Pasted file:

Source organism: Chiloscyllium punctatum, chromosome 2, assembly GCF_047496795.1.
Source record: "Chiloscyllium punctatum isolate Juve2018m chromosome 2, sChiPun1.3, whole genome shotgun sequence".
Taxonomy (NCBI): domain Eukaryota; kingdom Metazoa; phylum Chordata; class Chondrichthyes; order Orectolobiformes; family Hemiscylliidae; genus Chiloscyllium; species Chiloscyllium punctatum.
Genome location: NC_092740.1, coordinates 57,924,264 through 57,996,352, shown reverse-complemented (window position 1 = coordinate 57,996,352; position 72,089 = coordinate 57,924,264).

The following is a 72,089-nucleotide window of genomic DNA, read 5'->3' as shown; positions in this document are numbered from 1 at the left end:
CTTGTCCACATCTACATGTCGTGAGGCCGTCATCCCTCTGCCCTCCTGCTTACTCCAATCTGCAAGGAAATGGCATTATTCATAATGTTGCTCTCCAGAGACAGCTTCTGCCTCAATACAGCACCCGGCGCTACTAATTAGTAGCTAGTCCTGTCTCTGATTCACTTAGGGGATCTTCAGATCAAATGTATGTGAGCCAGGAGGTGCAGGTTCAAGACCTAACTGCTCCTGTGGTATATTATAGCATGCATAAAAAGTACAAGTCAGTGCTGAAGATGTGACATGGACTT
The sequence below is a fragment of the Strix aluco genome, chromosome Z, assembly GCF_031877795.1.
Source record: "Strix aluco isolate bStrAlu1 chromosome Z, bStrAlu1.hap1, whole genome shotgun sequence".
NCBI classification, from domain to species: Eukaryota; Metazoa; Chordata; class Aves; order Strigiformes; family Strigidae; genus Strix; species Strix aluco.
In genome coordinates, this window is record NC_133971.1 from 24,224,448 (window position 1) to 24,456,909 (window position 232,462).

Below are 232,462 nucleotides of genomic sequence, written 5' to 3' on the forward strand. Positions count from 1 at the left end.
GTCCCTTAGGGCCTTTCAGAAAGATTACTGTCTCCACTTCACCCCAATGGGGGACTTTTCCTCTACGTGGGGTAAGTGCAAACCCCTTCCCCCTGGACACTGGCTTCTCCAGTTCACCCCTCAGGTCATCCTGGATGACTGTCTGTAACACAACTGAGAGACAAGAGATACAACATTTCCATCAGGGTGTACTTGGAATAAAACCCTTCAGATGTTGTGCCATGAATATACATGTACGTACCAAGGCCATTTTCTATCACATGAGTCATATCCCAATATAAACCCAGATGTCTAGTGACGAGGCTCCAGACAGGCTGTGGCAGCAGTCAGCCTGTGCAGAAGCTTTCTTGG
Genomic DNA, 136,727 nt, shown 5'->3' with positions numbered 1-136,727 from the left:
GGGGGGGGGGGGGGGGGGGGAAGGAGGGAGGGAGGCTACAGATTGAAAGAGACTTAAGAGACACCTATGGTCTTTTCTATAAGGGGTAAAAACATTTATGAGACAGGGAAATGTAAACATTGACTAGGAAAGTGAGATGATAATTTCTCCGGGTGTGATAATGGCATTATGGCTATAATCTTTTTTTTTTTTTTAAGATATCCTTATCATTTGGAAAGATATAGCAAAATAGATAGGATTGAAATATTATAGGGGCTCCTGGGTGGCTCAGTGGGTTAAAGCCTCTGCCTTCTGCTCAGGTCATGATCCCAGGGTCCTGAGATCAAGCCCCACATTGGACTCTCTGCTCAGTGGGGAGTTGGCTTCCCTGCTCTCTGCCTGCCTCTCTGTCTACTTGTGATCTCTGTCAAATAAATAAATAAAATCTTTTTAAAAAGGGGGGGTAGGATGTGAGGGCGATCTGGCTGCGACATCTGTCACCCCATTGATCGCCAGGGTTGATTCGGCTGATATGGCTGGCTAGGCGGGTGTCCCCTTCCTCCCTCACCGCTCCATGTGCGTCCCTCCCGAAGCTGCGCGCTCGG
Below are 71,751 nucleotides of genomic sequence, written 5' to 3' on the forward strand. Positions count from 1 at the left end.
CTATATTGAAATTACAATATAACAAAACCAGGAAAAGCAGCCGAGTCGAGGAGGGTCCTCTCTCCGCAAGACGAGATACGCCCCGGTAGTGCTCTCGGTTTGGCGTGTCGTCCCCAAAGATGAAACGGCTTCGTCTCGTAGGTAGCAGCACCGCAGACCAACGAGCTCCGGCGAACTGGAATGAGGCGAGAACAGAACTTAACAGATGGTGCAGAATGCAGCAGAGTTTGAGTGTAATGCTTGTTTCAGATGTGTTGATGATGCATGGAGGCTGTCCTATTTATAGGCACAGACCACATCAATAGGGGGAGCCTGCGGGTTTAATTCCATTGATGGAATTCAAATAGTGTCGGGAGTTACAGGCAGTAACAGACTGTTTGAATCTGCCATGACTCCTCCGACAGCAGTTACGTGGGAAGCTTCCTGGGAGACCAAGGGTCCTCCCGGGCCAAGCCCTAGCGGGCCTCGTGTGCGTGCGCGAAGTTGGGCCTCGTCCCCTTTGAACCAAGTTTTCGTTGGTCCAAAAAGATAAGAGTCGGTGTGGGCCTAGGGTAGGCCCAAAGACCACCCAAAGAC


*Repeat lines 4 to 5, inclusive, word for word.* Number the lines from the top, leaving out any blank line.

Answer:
Genome location: NC_092740.1, coordinates 57,924,264 through 57,996,352, shown reverse-complemented (window position 1 = coordinate 57,996,352; position 72,089 = coordinate 57,924,264).

The following is a 72,089-nucleotide window of genomic DNA, read 5'->3' as shown; positions in this document are numbered from 1 at the left end: